US3598440A - Rotatable container-hoisting apparatus - Google Patents

Rotatable container-hoisting apparatus Download PDF

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US3598440A
US3598440A US3598440DA US3598440A US 3598440 A US3598440 A US 3598440A US 3598440D A US3598440D A US 3598440DA US 3598440 A US3598440 A US 3598440A
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container
frame
cell
counterweight
hoisting
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Charles D Ramsden
George W Cooper
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Fruehauf Corp
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Fruehauf Corp
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    • BPERFORMING OPERATIONS; TRANSPORTING
    • B66HOISTING; LIFTING; HAULING
    • B66CCRANES; LOAD-ENGAGING ELEMENTS OR DEVICES FOR CRANES, CAPSTANS, WINCHES, OR TACKLES
    • B66C13/00Other constructional features or details
    • B66C13/04Auxiliary devices for controlling movements of suspended loads, or preventing cable slack
    • B66C13/08Auxiliary devices for controlling movements of suspended loads, or preventing cable slack for depositing loads in desired attitudes or positions
    • BPERFORMING OPERATIONS; TRANSPORTING
    • B66HOISTING; LIFTING; HAULING
    • B66CCRANES; LOAD-ENGAGING ELEMENTS OR DEVICES FOR CRANES, CAPSTANS, WINCHES, OR TACKLES
    • B66C1/00Load-engaging elements or devices attached to lifting or lowering gear of cranes or adapted for connection therewith for transmitting lifting forces to articles or groups of articles
    • B66C1/10Load-engaging elements or devices attached to lifting or lowering gear of cranes or adapted for connection therewith for transmitting lifting forces to articles or groups of articles by mechanical means
    • B66C1/101Load-engaging elements or devices attached to lifting or lowering gear of cranes or adapted for connection therewith for transmitting lifting forces to articles or groups of articles by mechanical means for containers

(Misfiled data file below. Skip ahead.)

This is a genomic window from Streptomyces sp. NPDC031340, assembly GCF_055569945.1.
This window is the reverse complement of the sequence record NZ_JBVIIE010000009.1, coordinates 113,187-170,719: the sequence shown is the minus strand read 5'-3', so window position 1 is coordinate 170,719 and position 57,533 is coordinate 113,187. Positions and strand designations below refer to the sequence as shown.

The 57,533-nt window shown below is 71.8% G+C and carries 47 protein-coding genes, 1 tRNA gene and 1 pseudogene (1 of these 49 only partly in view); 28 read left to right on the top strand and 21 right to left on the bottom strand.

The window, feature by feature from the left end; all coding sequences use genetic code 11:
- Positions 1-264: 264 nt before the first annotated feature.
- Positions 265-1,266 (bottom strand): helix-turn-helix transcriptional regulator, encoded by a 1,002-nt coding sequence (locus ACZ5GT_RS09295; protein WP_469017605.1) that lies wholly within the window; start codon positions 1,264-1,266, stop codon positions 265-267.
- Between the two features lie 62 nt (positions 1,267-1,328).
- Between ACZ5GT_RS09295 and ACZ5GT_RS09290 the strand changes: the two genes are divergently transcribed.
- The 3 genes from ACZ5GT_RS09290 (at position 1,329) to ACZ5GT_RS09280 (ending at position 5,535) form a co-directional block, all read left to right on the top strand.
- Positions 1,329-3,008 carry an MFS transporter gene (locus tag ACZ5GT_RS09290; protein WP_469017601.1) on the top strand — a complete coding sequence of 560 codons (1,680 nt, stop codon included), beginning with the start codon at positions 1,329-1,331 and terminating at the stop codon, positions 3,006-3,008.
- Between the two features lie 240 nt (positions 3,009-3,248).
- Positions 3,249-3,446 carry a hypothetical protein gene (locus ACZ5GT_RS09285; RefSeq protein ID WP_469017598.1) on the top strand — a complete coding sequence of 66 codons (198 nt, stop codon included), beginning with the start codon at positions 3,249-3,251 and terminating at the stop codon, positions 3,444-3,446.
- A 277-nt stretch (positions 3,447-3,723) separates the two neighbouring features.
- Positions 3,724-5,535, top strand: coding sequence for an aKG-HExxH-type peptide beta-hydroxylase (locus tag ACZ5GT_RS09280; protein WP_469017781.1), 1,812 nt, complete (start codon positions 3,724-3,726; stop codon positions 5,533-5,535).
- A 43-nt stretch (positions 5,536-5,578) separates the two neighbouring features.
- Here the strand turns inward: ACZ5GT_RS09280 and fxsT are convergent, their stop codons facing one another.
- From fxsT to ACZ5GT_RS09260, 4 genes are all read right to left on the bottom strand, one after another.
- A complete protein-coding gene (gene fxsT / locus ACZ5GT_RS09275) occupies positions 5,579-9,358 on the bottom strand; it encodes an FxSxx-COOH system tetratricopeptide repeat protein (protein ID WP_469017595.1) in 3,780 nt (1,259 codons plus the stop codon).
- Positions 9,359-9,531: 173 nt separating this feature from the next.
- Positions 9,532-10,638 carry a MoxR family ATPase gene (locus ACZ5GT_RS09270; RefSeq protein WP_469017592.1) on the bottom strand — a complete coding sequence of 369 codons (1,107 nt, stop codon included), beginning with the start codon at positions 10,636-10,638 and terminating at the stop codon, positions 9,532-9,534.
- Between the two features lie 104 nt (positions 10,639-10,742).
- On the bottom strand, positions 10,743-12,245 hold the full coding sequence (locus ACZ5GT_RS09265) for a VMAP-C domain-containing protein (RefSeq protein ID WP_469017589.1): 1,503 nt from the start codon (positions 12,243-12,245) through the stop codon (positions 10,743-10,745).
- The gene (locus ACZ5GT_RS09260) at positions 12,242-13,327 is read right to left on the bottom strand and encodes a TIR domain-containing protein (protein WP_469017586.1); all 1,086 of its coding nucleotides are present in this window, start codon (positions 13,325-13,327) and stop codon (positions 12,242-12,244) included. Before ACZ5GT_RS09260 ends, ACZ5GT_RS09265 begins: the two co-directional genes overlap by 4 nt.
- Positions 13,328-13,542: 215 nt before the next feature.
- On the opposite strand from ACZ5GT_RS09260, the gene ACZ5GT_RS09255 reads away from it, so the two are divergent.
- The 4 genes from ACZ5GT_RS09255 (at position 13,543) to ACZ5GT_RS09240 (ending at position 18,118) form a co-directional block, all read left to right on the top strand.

• BPERFORMING OPERATIONS; TRANSPORTING
    • B66HOISTING; LIFTING; HAULING
    • B66CCRANES; LOAD-ENGAGING ELEMENTS OR DEVICES FOR CRANES, CAPSTANS, WINCHES, OR TACKLES
    • B66C19/00Cranes comprising trolleys or crabs running on fixed or movable bridges or gantries
    • B66C19/002Container cranes

Abstract

Hoisting apparatus for cargo containers that permits the containers to be oriented in any rotative position so that containers can be positioned as desired in container cells, on dock surfaces, and like locations. A cable guiding system in which the spacing between the several vertical cable runs in the system can be altered between a relative widely spaced, highly stable position and a relatively closely spaced position at which the cable guiding structure can enter into container cells without contacting the walls that define the cell. An auxiliary frame adapted to be mounted between the cable guiding structure and a conventional container-engaging spreader frame, which auxiliary frame is adapted to rotatively position a spreader frame and container engaged thereby. The auxiliary frame includes sensors to determine the degree of load imbalance, if any, of a container engaged thereby, and a counterweight and a drive system for the counterweight that positions the counterweight so as to compensate for any imbalance arising from an eccentrically loaded container.

Description

United States Patent [72] lnventors Charles D. Ramsden Alameda; George W. Cooper, San Leandro, both of, Calif. [21] Appl. No. 808,183 [22] Filed Mar. 18, 1969 [45] Patented Aug. 10, 1971 (73] Assignee F ruehaut' Corporation Detroit, Mich.
[54] ROTATABLE CONTAINER-HOSTING APPARATUS 5 Claims, 10 Drawing Figs.
[52] US. Cl 294/67, 294/81 SF, 212/1 1, 212/125 [51] Int. Cl B66c l/00 [50] Field of Search 294/67, 67.1 A, 67,4, 81,80C,81 SF;2l2/10, 11, 125,14
[56] References Cited UNITED STATES PATENTS 2,246,142 6/1941 Moore 294/67 (.1 A) 3,042,227 7/1962 Tantlinger 294/81 (SF) FOREIGN PATENTS 1,480,384 5/1967 France Primary Examiner-Harvey C. Hornsby .4tlorneyTownsend and Townsend spaced, highly stable position and a relatively closely spaced position at which the cable guiding structure can enter into container cells without contacting the walls that define the cell. An auxiliary frame adapted to be mounted between the cable guiding structure and a conventional container-engaging spreader frame, which auxiliary frame is adapted to rotatively position a spreader frame and container engaged thereby. The auxiliary frame includes sensors to determine the degree of load imbalance, if any, of a container engaged thereby, and a counterweight and a drive system for the counterweight that positions the counterweight so as to compensate for any imbalance arising from an eccentrically loaded container.